The order of arguments in an if statement

Consider this dummy snippet:

<?php
if ( true === $skip || heavy_check() ){
    continue;
}

The $skip is checked first. It is very quick as it is just a simple variable check. and since this is an ‘or’ statement. As soon as $skip is true it won’t bother with the heavy_check.

Something I always suspected but today I tested this and confirmed it.

Add custom post_meta to the WordPress rest API

So I needed some metadata to be in the rest API of a custom post_type.
The following adds the subtitle to the book post_type

<?php
add_action('rest_api_init', function () {
    register_rest_field('book', 'subtitle', [
        'get_callback'    => 'get_meta_data_for_rest',
        'update_callback' => null,
        'schema'          => null,
    ]);

});

function get_meta_data_for_rest($post, $field_name, $request)
{
    // it's not always an object
    if (isset($post->id) && ! empty($post->id)) {
        $post_id = $post->id;
    } elseif (isset($post['id']) && ! empty($post['id'])) {
        $post_id = $post['id'];
    } else {
        return null;
    }

    return get_post_meta($post_id, $field_name, true);
}

Delete all empty taxonomy terms in WordPress

The code below will find and delete all empty terms of every taxonomie, including the menu.
Think before you delete, you might want to keep some empty categories.

<?php
foreach ( get_taxonomies() as $tax_slug ) {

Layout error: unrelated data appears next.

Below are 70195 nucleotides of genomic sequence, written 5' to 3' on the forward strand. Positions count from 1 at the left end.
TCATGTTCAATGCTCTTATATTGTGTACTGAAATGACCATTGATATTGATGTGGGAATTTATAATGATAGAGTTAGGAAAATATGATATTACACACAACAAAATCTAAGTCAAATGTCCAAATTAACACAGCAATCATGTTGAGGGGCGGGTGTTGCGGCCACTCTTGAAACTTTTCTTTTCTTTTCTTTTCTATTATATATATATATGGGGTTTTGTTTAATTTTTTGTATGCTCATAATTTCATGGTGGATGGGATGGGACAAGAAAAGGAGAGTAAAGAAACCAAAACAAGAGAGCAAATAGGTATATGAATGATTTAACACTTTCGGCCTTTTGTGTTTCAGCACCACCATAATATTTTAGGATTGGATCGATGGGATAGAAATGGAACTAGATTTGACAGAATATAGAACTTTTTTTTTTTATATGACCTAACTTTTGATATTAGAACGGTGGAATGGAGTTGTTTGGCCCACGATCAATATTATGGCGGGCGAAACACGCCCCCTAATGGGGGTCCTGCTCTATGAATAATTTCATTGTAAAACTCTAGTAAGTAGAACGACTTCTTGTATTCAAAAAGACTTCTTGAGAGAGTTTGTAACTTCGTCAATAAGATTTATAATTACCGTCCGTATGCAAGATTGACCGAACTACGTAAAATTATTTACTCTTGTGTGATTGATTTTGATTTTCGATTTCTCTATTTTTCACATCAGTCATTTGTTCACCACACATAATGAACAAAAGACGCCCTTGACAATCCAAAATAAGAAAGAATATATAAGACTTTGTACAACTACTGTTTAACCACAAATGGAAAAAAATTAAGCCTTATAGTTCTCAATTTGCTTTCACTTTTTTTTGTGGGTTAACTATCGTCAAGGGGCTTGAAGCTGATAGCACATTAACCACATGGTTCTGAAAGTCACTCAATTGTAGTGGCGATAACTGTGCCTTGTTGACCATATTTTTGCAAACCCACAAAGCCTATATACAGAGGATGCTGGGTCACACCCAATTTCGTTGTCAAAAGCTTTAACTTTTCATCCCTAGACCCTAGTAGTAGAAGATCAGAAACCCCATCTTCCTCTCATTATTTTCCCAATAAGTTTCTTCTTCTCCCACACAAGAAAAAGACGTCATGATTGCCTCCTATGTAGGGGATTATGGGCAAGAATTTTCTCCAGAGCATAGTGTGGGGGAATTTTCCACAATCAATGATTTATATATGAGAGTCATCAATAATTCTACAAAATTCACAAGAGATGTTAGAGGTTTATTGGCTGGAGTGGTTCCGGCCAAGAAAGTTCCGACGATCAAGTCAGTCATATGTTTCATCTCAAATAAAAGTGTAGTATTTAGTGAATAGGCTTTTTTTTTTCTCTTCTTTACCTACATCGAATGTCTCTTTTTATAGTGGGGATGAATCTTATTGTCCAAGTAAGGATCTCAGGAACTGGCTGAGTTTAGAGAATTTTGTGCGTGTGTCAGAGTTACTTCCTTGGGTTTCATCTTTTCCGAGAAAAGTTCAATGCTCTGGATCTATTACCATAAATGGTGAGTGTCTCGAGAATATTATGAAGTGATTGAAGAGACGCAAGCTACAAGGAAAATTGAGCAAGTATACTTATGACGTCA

$terms = get_terms( $tax_slug, array( 'hide_empty' => false ) );

    /** @var WP_Term $wp_term */
    foreach ( $terms as $wp_term ) {
        if ( 0 == $wp_term->count ) {
            wp_delete_term( $wp_term->term_id, $wp_term->taxonomy );
        }
    }
}

Regex lookahead

Regex is one of the things that I’ve always regret I didn’t learn earlier. Yes it’s complicated, but without a doubt it is worth it. There is one syntax I didn’t know yet. The lookahead

[^a]*

Match everything until you find the letter a. The a itself is not included. Should be handy to parse url’s and such

Bash script get own path and name

pathfile.bash

#!/usr/bin/env bash

# Full path to file
echo "$(cd "$(dirname "$0")"; pwd)/$(basename "$0")"

# Full path of the directory the file is in with trailing slash
echo "$( cd "$(dirname "$0")" ; pwd -P )/"

# current directory name, not the path
echo "${PWD##*/}"

reapplying a reverted commit

So I made a booboo and already pushed a merge commit.
The merged branch had a few commits that where not ready for develop.
After reverting the merge one commit needed to be reapplied.
But a merge wont work, because it already is merged (and reverted).
What you can do is a cherry pick.

How I created the problem

git merge branch
git push origin develop

Here there was no way back, accept rebasing but that’s still out of my comfort zone (update dec-2019: still is).

How I solved it.

git revert eaf8c471 -m2
git cherry-pick fa9a6b0

Cherry pick just straight up applies the changes made in the files.
Where a merge applies the git changes.

Keep in mind this will only help if you need a handful of commits reapplied. Otherwise you will need to find an other way.
Or cherry pick a lot…

This blogs blueprint

How is this blog build. What theme, plugins and such.

Update dec-2019:

This article is now completely outdated.

Original:

I’ve had the idea for a blog for years. But actually bloging keeping it up is hard. So here is another go. This blog had no restrictions for me. So when setting this up I did some things I would(/could) never do anywhere else.
The biggest sin I commit is not having a development environment.
So how I this blog (being?) build:

Continue reading “This blogs blueprint”